2. The commentator, on behalf of the Federation, expressed concern that the proposed rule, together with the proposed rules of the MFDA, will substantially damage or destroy their business. Much of the comment letter provides specific comment on a number of proposed MFDA rules or bylaws.
3. The commentator also submitted that a three year maximum sunset clause be imposed on the proposed rule as it represented a major structural change in the industry whose costs and benefits can't be determined.
2. The Commission believes that requiring membership in an appropriate SRO will further enhance the integrity of the markets and the reliance investors place on registrants. Where business structures need to be adjusted to ensure the structure is properly regulated, it is appropriate for those changes to be required.
3. The Commission is of the view that this is an overly cumbersome way to regulate. The Commission will oversee the activities of both the IDA and the MFDA, and through this oversight will assess the impact of the rule on both mutual fund and securities dealers.
|Members of the Investment Counsel Association of Canada, Philips Hager and North||Membership requirement for firms dually registered as advisers and mutual fund dealers.||Membership in the MFDA is inappropriate for companies registered as advisers in the category of portfolio manager and who are also registered as mutual fund dealers. Certain of these registrants also sell units of mutual funds that are managed by them and sold to clients who have signed discretionary management agreements with them. ICPM's may also manage assets on a fully discretionary basis, and distribute pooled funds in reliance on prospectus and registration exemptions. It was suggested that membership in the MFDA should be required, and fees charged, only to the extent that the ICPMs in question offer mutual funds on a non-discretionary basis (in respect of the non- discretionary portion of their business).||The Commission has not amended the Rule to differentiate between the various companies registered as mutual fund dealers. However, the Commission, together with staff in other CSA jurisdictions, will consider further what guidance can be given to advisers also registered as mutual fund dealers as to (i) the need for registration as mutual fund dealers in respect of certain activities carried on by such registrants and (ii) the possibility of exemptive relief being granted for a portion of their businesses. Similarly, portfolio managers who need to continue to operate as a mutual fund dealer, could consider other corporate structures which would enable them to separate that business from their business as a portfolio manager. The MFDA may also consider whether adjustments are necessary to the manner in which it will assess fees for investment products which are otherwise managed on a fully discretionary basis.|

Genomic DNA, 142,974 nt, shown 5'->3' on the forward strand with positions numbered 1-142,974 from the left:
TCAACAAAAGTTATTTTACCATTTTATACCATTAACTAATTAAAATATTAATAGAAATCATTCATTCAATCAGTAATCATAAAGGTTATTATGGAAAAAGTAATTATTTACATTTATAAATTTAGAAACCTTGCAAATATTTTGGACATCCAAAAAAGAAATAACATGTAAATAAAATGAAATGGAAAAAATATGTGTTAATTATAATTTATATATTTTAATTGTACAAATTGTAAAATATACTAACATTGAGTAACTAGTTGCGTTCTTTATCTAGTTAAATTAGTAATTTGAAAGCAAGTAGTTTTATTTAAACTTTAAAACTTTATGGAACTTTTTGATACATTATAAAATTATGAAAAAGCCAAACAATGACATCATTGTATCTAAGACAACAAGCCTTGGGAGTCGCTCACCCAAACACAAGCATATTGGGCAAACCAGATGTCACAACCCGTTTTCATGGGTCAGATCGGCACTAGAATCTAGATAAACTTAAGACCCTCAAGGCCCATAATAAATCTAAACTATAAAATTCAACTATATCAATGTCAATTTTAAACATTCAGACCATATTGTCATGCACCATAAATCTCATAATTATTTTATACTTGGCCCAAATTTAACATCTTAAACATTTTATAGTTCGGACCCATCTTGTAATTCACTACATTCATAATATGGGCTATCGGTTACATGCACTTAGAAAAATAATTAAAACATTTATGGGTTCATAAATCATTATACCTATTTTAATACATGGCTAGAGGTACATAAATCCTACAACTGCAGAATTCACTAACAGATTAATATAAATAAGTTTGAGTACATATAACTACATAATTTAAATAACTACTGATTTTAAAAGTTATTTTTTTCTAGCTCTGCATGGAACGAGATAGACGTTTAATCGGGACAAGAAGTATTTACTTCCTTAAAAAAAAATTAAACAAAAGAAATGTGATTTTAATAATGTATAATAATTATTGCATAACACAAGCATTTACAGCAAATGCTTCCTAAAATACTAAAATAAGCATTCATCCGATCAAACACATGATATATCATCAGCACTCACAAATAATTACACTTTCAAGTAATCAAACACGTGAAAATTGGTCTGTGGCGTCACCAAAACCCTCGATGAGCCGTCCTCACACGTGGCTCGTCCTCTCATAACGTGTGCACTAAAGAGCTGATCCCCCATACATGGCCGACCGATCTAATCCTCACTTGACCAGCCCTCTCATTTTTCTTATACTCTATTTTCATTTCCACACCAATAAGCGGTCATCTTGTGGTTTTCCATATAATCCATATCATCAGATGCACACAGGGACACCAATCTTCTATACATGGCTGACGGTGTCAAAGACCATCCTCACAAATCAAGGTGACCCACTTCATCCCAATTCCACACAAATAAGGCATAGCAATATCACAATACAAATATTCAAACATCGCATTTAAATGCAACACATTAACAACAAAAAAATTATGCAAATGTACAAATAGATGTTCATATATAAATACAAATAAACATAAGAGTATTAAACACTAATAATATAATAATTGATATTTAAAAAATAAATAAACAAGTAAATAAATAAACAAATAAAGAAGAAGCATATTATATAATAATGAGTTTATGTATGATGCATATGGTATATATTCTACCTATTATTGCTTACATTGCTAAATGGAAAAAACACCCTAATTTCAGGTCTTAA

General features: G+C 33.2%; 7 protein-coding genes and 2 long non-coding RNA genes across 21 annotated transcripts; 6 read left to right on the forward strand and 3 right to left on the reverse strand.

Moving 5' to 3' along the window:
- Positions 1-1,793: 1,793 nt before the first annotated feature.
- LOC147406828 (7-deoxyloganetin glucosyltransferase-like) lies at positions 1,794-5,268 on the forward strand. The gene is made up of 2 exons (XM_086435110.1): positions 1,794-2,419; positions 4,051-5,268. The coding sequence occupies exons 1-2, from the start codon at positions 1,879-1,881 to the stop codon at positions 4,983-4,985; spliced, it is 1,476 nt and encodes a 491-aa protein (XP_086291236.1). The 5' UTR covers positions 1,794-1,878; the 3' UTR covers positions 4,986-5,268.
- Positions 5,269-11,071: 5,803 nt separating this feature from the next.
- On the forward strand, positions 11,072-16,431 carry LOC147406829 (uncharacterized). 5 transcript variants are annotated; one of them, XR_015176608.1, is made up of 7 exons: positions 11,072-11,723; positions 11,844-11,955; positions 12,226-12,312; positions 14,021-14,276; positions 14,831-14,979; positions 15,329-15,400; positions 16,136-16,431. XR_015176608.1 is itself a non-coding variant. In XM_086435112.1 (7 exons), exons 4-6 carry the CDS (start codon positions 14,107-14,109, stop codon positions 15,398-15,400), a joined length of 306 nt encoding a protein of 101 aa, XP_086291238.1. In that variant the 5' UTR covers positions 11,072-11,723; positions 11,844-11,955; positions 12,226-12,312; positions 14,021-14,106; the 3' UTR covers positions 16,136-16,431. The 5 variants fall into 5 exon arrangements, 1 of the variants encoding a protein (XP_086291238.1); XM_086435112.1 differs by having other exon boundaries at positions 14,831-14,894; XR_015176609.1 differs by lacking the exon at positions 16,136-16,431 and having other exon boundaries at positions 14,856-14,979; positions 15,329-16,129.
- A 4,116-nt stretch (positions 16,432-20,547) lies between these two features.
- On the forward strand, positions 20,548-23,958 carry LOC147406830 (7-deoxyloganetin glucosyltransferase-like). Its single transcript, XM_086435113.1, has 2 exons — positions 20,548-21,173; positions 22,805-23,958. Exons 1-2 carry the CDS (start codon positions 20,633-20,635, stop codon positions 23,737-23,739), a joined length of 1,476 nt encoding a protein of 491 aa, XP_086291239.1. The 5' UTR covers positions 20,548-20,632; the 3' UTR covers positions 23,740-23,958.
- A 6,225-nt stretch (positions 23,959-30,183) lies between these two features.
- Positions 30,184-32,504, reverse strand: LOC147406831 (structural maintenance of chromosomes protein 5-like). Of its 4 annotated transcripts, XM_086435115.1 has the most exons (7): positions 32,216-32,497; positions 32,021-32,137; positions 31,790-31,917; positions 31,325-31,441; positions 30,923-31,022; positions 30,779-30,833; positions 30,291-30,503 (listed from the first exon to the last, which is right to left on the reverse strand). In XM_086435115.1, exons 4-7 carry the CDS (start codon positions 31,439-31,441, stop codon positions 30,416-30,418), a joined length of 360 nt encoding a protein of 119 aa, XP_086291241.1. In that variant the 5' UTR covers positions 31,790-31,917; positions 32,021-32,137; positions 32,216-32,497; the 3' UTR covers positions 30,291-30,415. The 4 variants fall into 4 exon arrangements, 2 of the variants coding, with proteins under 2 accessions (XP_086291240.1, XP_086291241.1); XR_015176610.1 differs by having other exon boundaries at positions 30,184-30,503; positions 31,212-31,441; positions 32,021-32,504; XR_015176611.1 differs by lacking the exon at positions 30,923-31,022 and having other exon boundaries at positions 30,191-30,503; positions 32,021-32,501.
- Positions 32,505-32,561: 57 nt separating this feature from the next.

|Group of 11 securities dealers registered in B.C.||General||Comment received following the initial publication of the proposed amendments. The commentator noted at that time that if the MFDA did not permit its members to sell securities under certain registration exemptions, those dealers would have to apply to join the IDA. Discussions with the MFDA at that time indicated they might not accept members who sold securities in reliance on certain exemptions. The commentator was concerned about the impact of this on its business.||The MFDA will, together with staff of the Commission where appropriate, monitor trading under exemptions and compliance with any conditions of registration imposed relating to the sale of securities in reliance on an exemption. MFDA rules do not exclude members selling securities in reliance on an exemption. The Commission notes the issuance by the Executive Director of NIN #2000/27 which proposes conditions of registration for limited dealers who sell securities in reliance on an exemption. The Commission would expect limited dealers to comply with any such conditions, once imposed by the Executive Director.|
|Balcom Financial||General||Comment received in response to the initial publication for comment of the proposed amendments. The commentator acknowledged the time had come for a mutual fund dealer SRO, but wished to ensure the MFDA recognized their uniqueness, including relative size, risk to the public and contribution to business in British Columbia. In particular, the commentator was concerned that any contingency fund that might be developed by the MFDA might be prohibitive or unnecessary if all accounts were registered in client name directly.||The MFDA rules do not purport to mandate in which name mutual fund accounts must be registered, and it intends to permit either client name or nominee name. Regardless of how registered, the Commission believes that it is important for all accounts to have the protection of a contingency fund similar to the Canadian Investor Protection Fund. The Commission believes that the MFDA will fairly consider differences between types of dealers and either have, or will, adjust their rules and bylaws accordingly to account for these differences.|